October 28, 2021

Jack Ballard’s Vision For Lowering Health Care Costs And Supporting Rural Schools [EP 300]

Show Notes

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Rick Saez
Jack Ballard’s Vision For Lowering Health Care Costs And Supporting Rural Schools [EP 300]
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TOBP 300 | Jack Ballard

 

Jack Ballard might be the only person to run for Congress with his bird dog as an integral part of his campaign. Of course, there are many other important elements to his platform, such as education, healthcare, jobs and wages, the impact of drought on ag lands, wildfire mitigation, and more. Jack is the consummate outdoorsman, a nationally renowned outdoor writer and photographer who literally wrote the book (two actually) on elk hunting and now he’s planning to use his background as a communicator, former farmer/rancher, outdoorsman, and educator to find workable solutions in Congress for all of us. On today’s podcast, he joins Rick Saez as he dives deep into his platform and the changes he wishes to see in the world.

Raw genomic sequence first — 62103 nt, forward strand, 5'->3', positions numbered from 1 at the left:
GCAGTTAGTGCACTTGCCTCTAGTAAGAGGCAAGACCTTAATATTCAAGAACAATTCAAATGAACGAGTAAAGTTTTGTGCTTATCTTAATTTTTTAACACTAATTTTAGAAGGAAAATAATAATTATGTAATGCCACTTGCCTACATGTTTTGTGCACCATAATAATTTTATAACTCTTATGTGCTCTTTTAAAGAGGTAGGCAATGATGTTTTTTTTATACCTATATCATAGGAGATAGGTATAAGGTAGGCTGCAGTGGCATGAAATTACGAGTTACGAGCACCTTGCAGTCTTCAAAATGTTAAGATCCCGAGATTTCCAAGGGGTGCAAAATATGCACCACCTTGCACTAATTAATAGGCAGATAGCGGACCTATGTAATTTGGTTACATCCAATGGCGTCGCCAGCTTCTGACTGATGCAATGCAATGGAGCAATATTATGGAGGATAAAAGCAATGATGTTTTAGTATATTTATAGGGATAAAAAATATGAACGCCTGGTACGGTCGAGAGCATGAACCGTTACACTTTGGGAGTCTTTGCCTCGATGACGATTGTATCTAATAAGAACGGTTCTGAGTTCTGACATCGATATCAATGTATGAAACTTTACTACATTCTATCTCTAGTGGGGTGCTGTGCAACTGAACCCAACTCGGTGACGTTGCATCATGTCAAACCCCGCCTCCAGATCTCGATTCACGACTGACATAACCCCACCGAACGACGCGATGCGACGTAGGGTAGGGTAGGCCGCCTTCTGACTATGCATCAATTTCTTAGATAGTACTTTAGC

Jack Ballard’s Vision For Lowering Health Care Costs And Supporting Rural Schools

Welcome to episode 300 with Jack Ballard. Jack might be the only person to run for Congress with his bird dog as an integral part of his campaign. There are many other elements to his platform such as education, healthcare, jobs, wages, the impact of drought on ag lands, wildfire mitigation and more. Jack is the consummate outdoorsman, a nationally renowned outdoor writer and photographer who wrote two books on elk hunting as well as numerous books on iconic species in the Rocky Mountains and elsewhere in the country. He’s planning to use his background as a communicator, former farmer, rancher, outdoorsman and educator to find a workable solution in Congress for all of us.